Canada: the New Superpower to the North
09/26/2007 12:00 am EST
Gordon Pape, editor and publisher of Internet Wealth Builder, says Canada has emerged as an energy superpower-and the world hasn't caught on yet.
Although Canada has always been an oil producer, we were a second-tier player on the world stage until relatively recently. It was only when the price of crude rose above US$40 a barrel and stayed there that we began the serious transformation into a major force.
That was the price level needed to make the production of crude from the Alberta Oil Sands profitable enough to warrant the investment of hundreds of billions of dollars in development. (Canadian Oil Sands Trust reported operating costs of $30.13 per barrel in the second quarter.)
Now we apparently possess the world's second largest oil reserves, with only Saudi Arabia ahead of us. Once the Arctic opens up to serious exploration, we may some day be number one. I suspect that most Canadians (or Americans for that matter) still have not come to grips with the fact that in energy terms we have become a superpower.
What makes our oil even more valuable is our proximity to the United States and the fact we are who we are-a stable, pragmatic, democratic, capitalist country, remarkably free of demagoguery. With so many oil-producing nations experiencing internal problems, from guerrilla attacks in Nigeria to runaway nationalization in Venezuela, we stand out like a beacon of light.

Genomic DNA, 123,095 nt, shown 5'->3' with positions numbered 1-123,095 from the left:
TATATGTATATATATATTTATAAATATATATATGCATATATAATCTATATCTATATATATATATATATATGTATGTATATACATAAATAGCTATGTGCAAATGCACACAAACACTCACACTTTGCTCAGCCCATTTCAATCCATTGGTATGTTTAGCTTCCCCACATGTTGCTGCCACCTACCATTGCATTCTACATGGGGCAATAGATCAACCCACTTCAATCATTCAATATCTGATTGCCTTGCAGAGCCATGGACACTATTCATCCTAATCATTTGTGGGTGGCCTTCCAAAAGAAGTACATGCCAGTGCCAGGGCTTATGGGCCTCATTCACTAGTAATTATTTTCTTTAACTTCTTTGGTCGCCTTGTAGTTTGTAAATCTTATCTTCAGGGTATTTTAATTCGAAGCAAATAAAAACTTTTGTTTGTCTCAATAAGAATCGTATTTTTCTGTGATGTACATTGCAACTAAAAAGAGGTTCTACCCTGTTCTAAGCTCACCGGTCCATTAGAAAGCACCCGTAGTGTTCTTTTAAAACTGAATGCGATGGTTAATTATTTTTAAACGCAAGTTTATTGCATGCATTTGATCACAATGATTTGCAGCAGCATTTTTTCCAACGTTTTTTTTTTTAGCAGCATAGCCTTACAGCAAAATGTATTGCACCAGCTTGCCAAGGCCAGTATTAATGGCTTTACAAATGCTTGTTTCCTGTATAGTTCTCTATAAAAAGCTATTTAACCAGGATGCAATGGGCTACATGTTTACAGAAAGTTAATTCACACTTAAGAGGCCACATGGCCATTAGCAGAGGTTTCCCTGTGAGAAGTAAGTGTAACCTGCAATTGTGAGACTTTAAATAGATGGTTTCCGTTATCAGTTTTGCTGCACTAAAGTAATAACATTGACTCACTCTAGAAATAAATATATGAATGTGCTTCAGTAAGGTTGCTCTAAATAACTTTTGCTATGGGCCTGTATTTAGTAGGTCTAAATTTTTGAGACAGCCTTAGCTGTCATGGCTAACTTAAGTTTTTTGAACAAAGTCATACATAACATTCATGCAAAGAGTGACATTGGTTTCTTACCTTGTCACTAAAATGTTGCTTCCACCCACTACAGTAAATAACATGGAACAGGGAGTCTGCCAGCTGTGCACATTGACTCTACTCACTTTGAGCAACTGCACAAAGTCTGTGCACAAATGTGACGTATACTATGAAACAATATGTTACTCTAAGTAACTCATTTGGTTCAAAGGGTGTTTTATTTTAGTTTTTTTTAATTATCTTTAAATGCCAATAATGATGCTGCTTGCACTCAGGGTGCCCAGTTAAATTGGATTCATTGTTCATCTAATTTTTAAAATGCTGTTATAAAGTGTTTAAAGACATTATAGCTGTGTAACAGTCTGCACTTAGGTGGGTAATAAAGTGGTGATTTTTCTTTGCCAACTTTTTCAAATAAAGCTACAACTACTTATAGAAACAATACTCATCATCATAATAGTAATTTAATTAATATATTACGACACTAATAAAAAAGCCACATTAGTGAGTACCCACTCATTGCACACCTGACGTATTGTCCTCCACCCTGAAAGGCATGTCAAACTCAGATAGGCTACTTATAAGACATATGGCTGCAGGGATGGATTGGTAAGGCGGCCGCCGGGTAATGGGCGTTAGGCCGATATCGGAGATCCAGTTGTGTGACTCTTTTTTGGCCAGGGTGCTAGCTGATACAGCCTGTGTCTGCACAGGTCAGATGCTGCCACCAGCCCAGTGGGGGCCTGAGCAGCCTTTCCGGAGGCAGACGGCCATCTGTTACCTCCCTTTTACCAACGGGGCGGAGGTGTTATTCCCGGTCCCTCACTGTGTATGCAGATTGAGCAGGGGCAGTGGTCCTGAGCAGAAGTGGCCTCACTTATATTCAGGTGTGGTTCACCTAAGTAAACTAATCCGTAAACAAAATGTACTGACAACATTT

Some people scoffed when Jeff Rubin and his team at CIBC World Markets predicted last year that $100 a barrel oil was on the horizon. They aren't scoffing now. After oil cracked through the $80 a barrel level, Rubin predicted that the oil price would average $90 a barrel in 2008, hitting the triple-digit mark by year-end.
[Any] slowdown would only be a temporary setback. As new production facilities come on stream and more pipeline capacity is added, Canada's role as an oil producer and exporter will continue to expand.
Rubin estimates that we control 56% of the world's investable oil resources, because so much of the rest is located in countries that prohibit or discourage foreign investment. Rubin says that Canadian oil production could reach four million barrels a day by 2020. We're currently at just over one million barrels a day.
Of course, the price of crude isn't going to go straight up, nor is the price of oil stocks. But barring an international depression, it's hard to imagine a return to the boom/bust patterns Alberta experienced in the past. [Secondly,] the rise of the loonie is not a passing phenomenon. As long as the oil keeps flowing, the [lows] won't come close to the US62c level we saw just a few years ago. The few economists who forecast parity with the US dollar by the end of this year now look pretty smart.
The fact is that we're just at the beginning of our oil superpower stage. It's a reality that will dominate our economy for the rest of our lives.